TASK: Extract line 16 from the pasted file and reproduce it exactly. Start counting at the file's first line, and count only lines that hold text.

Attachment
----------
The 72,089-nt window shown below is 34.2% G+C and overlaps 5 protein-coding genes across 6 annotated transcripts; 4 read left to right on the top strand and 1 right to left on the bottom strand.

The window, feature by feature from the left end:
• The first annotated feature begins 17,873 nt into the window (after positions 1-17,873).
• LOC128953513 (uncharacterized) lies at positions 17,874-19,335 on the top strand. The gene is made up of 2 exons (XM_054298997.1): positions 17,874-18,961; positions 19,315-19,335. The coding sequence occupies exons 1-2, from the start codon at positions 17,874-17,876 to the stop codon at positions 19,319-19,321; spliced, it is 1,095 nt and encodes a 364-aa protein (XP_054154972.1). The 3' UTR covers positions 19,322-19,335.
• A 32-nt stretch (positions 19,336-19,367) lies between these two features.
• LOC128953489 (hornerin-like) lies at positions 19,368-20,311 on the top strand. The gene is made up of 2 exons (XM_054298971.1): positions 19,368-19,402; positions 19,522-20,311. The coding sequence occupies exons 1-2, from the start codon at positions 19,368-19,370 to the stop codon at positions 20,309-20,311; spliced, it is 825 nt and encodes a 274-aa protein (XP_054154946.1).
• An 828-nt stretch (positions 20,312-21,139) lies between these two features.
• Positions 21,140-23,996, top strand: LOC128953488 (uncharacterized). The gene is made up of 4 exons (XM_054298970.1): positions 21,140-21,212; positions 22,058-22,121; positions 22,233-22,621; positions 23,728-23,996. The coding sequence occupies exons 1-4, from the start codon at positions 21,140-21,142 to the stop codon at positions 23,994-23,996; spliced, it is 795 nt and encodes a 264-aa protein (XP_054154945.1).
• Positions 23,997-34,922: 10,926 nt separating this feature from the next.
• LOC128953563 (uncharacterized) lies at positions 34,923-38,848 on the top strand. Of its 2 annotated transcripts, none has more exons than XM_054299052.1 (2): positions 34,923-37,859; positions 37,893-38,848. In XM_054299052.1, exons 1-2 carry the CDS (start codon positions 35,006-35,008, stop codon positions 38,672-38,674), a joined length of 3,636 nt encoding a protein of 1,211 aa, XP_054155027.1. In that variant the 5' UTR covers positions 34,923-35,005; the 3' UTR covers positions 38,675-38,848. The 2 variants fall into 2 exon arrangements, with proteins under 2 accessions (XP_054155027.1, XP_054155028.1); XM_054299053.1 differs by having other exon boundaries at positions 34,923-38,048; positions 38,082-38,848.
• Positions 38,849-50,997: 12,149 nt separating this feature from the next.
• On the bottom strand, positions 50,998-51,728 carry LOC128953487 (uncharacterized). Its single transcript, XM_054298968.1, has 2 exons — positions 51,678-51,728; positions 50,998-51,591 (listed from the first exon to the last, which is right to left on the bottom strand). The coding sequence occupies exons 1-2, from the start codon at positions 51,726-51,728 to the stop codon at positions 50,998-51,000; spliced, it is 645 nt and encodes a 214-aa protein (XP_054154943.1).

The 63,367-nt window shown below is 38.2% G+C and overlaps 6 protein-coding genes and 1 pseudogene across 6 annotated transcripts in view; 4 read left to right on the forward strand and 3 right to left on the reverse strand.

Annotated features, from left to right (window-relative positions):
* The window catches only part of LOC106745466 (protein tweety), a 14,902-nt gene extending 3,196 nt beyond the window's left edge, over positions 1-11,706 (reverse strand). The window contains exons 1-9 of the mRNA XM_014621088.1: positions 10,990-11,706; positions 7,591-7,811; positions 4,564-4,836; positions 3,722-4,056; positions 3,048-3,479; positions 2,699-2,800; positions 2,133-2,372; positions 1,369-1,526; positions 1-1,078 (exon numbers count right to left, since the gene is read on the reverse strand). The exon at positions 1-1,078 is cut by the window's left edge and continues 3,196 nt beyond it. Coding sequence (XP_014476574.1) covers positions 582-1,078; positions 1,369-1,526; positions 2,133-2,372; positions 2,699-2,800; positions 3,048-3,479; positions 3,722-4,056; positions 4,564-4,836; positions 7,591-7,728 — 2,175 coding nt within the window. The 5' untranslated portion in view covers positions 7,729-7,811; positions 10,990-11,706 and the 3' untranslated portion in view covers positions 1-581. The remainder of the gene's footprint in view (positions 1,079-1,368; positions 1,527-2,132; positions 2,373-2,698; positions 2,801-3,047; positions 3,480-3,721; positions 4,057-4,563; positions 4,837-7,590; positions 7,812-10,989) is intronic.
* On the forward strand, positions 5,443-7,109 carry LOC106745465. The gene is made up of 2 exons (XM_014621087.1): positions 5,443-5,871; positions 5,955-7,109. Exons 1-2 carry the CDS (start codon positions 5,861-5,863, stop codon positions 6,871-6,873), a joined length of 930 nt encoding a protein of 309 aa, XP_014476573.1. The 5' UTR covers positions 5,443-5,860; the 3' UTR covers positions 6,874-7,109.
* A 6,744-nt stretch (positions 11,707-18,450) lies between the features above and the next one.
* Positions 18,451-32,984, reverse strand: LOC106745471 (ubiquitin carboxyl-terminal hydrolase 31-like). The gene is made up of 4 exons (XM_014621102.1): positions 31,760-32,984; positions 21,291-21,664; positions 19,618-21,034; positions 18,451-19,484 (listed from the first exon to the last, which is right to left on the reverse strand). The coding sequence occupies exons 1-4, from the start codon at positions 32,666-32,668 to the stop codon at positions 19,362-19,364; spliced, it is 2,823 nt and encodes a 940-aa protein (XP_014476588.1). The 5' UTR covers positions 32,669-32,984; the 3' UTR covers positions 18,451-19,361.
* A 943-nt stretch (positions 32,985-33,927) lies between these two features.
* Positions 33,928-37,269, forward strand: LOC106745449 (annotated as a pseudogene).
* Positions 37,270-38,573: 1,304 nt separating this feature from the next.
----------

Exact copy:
* On the forward strand, positions 5,443-7,109 carry LOC106745465. The gene is made up of 2 exons (XM_014621087.1): positions 5,443-5,871; positions 5,955-7,109. Exons 1-2 carry the CDS (start codon positions 5,861-5,863, stop codon positions 6,871-6,873), a joined length of 930 nt encoding a protein of 309 aa, XP_014476573.1. The 5' UTR covers positions 5,443-5,860; the 3' UTR covers positions 6,874-7,109.